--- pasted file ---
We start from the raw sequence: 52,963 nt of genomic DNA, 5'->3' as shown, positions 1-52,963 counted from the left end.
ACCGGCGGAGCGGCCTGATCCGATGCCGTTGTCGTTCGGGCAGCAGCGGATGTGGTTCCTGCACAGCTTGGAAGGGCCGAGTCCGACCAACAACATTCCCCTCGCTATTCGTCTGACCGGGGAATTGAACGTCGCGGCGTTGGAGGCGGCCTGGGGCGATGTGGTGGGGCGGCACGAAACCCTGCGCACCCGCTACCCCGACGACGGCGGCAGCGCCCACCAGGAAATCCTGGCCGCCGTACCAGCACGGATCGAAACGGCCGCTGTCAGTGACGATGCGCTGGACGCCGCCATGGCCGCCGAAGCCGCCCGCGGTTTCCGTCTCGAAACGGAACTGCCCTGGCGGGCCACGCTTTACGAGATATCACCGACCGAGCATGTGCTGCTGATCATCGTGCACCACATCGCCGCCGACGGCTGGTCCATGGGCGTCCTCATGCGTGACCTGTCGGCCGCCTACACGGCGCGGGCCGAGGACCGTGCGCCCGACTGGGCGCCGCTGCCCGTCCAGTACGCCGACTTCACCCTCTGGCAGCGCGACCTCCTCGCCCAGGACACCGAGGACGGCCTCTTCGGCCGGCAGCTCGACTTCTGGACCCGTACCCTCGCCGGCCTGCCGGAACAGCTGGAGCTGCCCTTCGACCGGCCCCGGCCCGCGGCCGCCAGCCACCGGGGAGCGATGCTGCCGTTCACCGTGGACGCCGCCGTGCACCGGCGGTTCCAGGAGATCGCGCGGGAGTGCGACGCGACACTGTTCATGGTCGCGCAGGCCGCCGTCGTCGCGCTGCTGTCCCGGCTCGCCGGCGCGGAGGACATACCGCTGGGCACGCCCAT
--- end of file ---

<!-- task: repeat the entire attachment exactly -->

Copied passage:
We start from the raw sequence: 52,963 nt of genomic DNA, 5'->3' as shown, positions 1-52,963 counted from the left end.
ACCGGCGGAGCGGCCTGATCCGATGCCGTTGTCGTTCGGGCAGCAGCGGATGTGGTTCCTGCACAGCTTGGAAGGGCCGAGTCCGACCAACAACATTCCCCTCGCTATTCGTCTGACCGGGGAATTGAACGTCGCGGCGTTGGAGGCGGCCTGGGGCGATGTGGTGGGGCGGCACGAAACCCTGCGCACCCGCTACCCCGACGACGGCGGCAGCGCCCACCAGGAAATCCTGGCCGCCGTACCAGCACGGATCGAAACGGCCGCTGTCAGTGACGATGCGCTGGACGCCGCCATGGCCGCCGAAGCCGCCCGCGGTTTCCGTCTCGAAACGGAACTGCCCTGGCGGGCCACGCTTTACGAGATATCACCGACCGAGCATGTGCTGCTGATCATCGTGCACCACATCGCCGCCGACGGCTGGTCCATGGGCGTCCTCATGCGTGACCTGTCGGCCGCCTACACGGCGCGGGCCGAGGACCGTGCGCCCGACTGGGCGCCGCTGCCCGTCCAGTACGCCGACTTCACCCTCTGGCAGCGCGACCTCCTCGCCCAGGACACCGAGGACGGCCTCTTCGGCCGGCAGCTCGACTTCTGGACCCGTACCCTCGCCGGCCTGCCGGAACAGCTGGAGCTGCCCTTCGACCGGCCCCGGCCCGCGGCCGCCAGCCACCGGGGAGCGATGCTGCCGTTCACCGTGGACGCCGCCGTGCACCGGCGGTTCCAGGAGATCGCGCGGGAGTGCGACGCGACACTGTTCATGGTCGCGCAGGCCGCCGTCGTCGCGCTGCTGTCCCGGCTCGCCGGCGCGGAGGACATACCGCTGGGCACGCCCAT